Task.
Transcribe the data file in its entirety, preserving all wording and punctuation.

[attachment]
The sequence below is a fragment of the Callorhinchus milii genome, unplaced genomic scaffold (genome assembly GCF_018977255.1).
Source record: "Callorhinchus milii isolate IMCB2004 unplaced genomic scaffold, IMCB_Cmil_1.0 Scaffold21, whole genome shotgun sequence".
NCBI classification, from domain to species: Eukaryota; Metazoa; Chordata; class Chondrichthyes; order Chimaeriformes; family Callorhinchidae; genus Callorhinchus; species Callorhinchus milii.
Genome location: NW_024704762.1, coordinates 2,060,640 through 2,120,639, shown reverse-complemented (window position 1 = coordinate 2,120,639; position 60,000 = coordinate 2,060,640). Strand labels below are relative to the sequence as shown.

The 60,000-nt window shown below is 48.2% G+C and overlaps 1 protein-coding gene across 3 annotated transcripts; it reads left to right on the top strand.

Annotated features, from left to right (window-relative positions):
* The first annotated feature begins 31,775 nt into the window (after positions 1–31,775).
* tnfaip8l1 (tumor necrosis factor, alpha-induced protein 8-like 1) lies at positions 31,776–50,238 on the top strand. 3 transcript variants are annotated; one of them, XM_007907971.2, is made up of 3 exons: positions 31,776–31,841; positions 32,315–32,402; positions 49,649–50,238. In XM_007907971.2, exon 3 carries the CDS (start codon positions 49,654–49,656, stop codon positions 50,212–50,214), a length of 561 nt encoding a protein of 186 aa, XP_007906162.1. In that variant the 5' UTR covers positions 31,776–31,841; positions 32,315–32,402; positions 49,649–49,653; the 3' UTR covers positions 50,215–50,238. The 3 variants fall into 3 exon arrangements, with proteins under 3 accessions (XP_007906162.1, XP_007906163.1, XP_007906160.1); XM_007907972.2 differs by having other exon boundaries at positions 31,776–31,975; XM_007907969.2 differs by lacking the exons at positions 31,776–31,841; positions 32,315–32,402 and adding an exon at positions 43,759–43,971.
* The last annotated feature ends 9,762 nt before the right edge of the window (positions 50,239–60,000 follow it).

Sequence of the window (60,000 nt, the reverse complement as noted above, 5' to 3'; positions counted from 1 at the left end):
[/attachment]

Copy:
The sequence below is a fragment of the Callorhinchus milii genome, unplaced genomic scaffold (genome assembly GCF_018977255.1).
Source record: "Callorhinchus milii isolate IMCB2004 unplaced genomic scaffold, IMCB_Cmil_1.0 Scaffold21, whole genome shotgun sequence".
NCBI classification, from domain to species: Eukaryota; Metazoa; Chordata; class Chondrichthyes; order Chimaeriformes; family Callorhinchidae; genus Callorhinchus; species Callorhinchus milii.
Genome location: NW_024704762.1, coordinates 2,060,640 through 2,120,639, shown reverse-complemented (window position 1 = coordinate 2,120,639; position 60,000 = coordinate 2,060,640). Strand labels below are relative to the sequence as shown.

The 60,000-nt window shown below is 48.2% G+C and overlaps 1 protein-coding gene across 3 annotated transcripts; it reads left to right on the top strand.

Annotated features, from left to right (window-relative positions):
* The first annotated feature begins 31,775 nt into the window (after positions 1–31,775).
* tnfaip8l1 (tumor necrosis factor, alpha-induced protein 8-like 1) lies at positions 31,776–50,238 on the top strand. 3 transcript variants are annotated; one of them, XM_007907971.2, is made up of 3 exons: positions 31,776–31,841; positions 32,315–32,402; positions 49,649–50,238. In XM_007907971.2, exon 3 carries the CDS (start codon positions 49,654–49,656, stop codon positions 50,212–50,214), a length of 561 nt encoding a protein of 186 aa, XP_007906162.1. In that variant the 5' UTR covers positions 31,776–31,841; positions 32,315–32,402; positions 49,649–49,653; the 3' UTR covers positions 50,215–50,238. The 3 variants fall into 3 exon arrangements, with proteins under 3 accessions (XP_007906162.1, XP_007906163.1, XP_007906160.1); XM_007907972.2 differs by having other exon boundaries at positions 31,776–31,975; XM_007907969.2 differs by lacking the exons at positions 31,776–31,841; positions 32,315–32,402 and adding an exon at positions 43,759–43,971.
* The last annotated feature ends 9,762 nt before the right edge of the window (positions 50,239–60,000 follow it).

Sequence of the window (60,000 nt, the reverse complement as noted above, 5' to 3'; positions counted from 1 at the left end):